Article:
Losing your patience with winter? Nietzsche insists that cold weather makes us stronger. Miller writes that it just makes us boring.

In the next few weeks, with any luck, people will begin straggling out of their homes, dazed by the light and unsure of whether to trust the promise of spring. Survivors from a long, harrowing war. For some, winter is so psychologically devastating that spring is almost a full resurrection. For most of us around these parts, I imagine, spring will be welcomed this year more than ever, like a dear friend who was lost and presumed dead.

But what really is the relationship between happiness and weather? We’ve all heard of, and quite possibly experienced, Seasonal Affective Disorder – when you just can’t face getting out of bed only to be met by yet another grey and disheartening sky. But there may be a difference between how weather affects our mood and how it affects the quality of our lives more generally. Consider two different though similar views on the relationship between human well-being and intemperate weather:

The first is from Henry Miller, who complained bitterly about the effects of extreme weather:

why do people live in outlandish climates in the temperate zones, as they are miscalled? Because people are naturally idiots, naturally sluggards, naturally cowards. Until I was about ten years old I never realized that there were “warm” countries, places where you didn’t have to sweat for a living, nor shiver and pretend that it was tonic and exhilarating. Wherever there is cold there are people who work themselves to the bone and when they produce young they preach the gospel of work – which is nothing, at bottom, but the doctrine of inertia.

Miller seems to think that the majority of humans can’t possibly be at their best in cold weather. It saps any potential for feeling really alive and motivated, reducing us to getting through the day, postponing all living until work (or winter) is done – which is never (and in the case of winter, far too long). His view is that the entire Protestant work ethic was developed as an excuse for the inertia that sets in when one lives with the cold.

Miller also wrote that humans learn very well how to protect themselves from the cold, so that we may “rot in comfort”. And this represents his general attitude towards human civilization: rather than pushing ourselves to grow, we prefer, if given the chance, to hunker down and ride it out safely. We keep ourselves entertained and comfortable, and thus lose sight of all the amazing possibilities life might otherwise offer us. Bad weather is just an excuse for this ‘natural’ attitude, which we might be pushed to overcome were we outside in a t-shirt more often, exposed to the natural world, to interaction with other humans, and to the unknown and unfamiliar – something that we rarely find in our warm living rooms.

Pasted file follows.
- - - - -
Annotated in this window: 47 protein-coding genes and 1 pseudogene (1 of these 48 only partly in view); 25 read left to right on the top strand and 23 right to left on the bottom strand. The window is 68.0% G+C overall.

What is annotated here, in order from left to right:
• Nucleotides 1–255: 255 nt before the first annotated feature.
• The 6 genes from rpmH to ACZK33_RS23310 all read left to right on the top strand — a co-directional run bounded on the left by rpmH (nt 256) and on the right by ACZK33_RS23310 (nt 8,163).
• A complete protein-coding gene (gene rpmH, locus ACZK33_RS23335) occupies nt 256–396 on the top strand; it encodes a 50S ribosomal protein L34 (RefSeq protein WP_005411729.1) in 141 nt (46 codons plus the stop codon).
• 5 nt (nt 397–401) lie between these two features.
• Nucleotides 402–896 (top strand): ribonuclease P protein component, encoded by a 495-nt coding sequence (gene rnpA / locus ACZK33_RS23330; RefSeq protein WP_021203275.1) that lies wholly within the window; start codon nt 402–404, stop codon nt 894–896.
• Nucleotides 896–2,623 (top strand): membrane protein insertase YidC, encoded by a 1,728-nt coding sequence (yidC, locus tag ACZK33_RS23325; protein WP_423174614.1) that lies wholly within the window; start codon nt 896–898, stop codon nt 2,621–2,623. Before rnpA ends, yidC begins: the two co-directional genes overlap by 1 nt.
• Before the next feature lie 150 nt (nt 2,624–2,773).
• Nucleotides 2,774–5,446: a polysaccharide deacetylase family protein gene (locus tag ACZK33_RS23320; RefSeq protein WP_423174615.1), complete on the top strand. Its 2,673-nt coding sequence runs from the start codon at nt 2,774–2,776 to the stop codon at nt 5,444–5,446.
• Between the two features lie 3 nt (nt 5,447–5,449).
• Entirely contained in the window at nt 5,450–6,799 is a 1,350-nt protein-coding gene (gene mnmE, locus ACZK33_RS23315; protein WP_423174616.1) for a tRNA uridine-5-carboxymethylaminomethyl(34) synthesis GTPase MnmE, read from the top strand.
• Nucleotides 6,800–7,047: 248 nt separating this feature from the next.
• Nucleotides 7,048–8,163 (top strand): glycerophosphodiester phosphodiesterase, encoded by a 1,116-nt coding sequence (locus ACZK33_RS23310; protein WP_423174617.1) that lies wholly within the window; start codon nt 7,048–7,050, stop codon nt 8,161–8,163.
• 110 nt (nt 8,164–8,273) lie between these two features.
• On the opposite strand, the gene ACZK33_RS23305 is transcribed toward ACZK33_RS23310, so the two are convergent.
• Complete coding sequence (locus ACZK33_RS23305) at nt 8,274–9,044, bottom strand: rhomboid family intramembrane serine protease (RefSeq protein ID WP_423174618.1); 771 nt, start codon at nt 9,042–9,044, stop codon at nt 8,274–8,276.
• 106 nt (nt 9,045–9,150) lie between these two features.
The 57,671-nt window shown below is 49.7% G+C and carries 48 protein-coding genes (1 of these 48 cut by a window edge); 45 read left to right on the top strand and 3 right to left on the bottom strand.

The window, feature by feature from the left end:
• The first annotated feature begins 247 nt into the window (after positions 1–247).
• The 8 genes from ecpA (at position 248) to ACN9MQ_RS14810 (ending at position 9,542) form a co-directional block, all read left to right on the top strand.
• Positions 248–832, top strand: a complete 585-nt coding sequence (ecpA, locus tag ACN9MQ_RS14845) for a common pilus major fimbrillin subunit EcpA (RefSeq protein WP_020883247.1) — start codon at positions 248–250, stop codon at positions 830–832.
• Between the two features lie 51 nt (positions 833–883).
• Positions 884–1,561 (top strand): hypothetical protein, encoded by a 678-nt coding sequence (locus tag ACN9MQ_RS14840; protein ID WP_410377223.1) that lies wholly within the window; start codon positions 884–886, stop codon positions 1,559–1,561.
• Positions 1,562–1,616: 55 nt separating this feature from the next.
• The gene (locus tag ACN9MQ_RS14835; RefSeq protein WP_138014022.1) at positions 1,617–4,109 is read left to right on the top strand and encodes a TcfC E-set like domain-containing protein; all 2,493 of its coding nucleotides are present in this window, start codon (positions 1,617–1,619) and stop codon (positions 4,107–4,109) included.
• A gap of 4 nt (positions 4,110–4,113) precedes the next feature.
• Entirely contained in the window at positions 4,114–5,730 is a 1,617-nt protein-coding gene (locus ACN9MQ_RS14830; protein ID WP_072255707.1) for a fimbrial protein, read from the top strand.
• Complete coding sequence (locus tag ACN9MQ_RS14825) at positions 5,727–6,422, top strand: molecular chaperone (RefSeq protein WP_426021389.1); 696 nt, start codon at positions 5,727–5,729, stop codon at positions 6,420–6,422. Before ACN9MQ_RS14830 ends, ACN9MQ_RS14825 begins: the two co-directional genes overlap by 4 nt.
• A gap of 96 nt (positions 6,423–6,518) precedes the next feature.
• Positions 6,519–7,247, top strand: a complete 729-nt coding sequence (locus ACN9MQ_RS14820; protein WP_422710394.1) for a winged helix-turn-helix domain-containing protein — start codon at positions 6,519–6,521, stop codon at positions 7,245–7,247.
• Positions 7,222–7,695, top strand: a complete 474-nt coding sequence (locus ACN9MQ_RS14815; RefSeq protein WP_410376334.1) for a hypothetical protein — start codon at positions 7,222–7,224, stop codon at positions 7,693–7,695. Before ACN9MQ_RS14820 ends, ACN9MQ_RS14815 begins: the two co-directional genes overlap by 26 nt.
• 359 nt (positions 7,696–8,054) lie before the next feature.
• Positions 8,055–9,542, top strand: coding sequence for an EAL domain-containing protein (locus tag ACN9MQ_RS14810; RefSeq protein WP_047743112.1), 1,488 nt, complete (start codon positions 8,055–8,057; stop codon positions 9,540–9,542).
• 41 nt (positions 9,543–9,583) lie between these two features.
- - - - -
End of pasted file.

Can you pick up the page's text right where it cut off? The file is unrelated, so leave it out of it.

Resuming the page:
Friedrich Nietzsche shares this critique of the human love of safety and comfort. Yet he feels rather differently about cold and extreme climates. For Nietzsche the worst enemy of human intellectual and psychological growth is indeed the instinct to self-preservation, but a clear sign of this is the human desire to avoid cold, harsh climates. What is different with Nietzsche is that he happens to be one of those who genuinely believed that the cold weather is tonic and exhilarating. Nietzsche loved to climb mountains, breathing the thin, brisk air and challenging both body and mind. For him, to face the harshest elements and the greatest extremes was a way to remain alive and in contact with what drives away the deadening comfort of a safe and sheltered life.

So what should we take from these discussions? If we accept Miller’s view that we use the cold weather as an excuse for mediocrity, his own example shows us that this need not be the case. After all, he lived through countless New York City winters and his books are among the most vibrant and intellectually stimulating that I have read.

What made Miller an exception to his own rule is not entirely clear: natural intelligence and prophetic vision, landing in the right time and place, having learned not to take himself too seriously – all these are possibilities. But for much of his early life, he didn’t write. Instead he seems to have intentionally positioned himself on the edge of sanity and survival, in order to live intensely and observe the grittiest and most extreme forms of life around him. Misery, like the cold, can cause us to retreat behind our picket fences. But life at the extremes, if we care to come outside and inspect it, just might be where something like the truth lies.

As the spring weather finally arrives our moods will inevitably brighten and our spines soften, and this is a cause for celebration. But we might do well to remember not to lose ourselves in pure enjoyment and the comfort of the warm air, but rather to use the opportunity for a renewed sense of growth and discovery. And next winter, may we remember to find our inspiration not by the fireside, but by the very act of embracing every minute of this painful but exhilarating climate that humans were mad enough to populate.

The world without us: seeing the future for our children

Children are the almost unfathomable embodiment of the other-in-the-self, and as such they present us with our own limitations. We begin with an exercise in self-multiplication and what we get is a human that I think is most striking for not being a reproduction of the self. An extension of the self that is not the self, that goes beyond. Even while I’ve heard that adoptive parents have that moment of “yes, this is my child” just as strongly as do birth parents, I have also had my own experience of thinking “who is this alien being that came out of my body?” corroborated by others.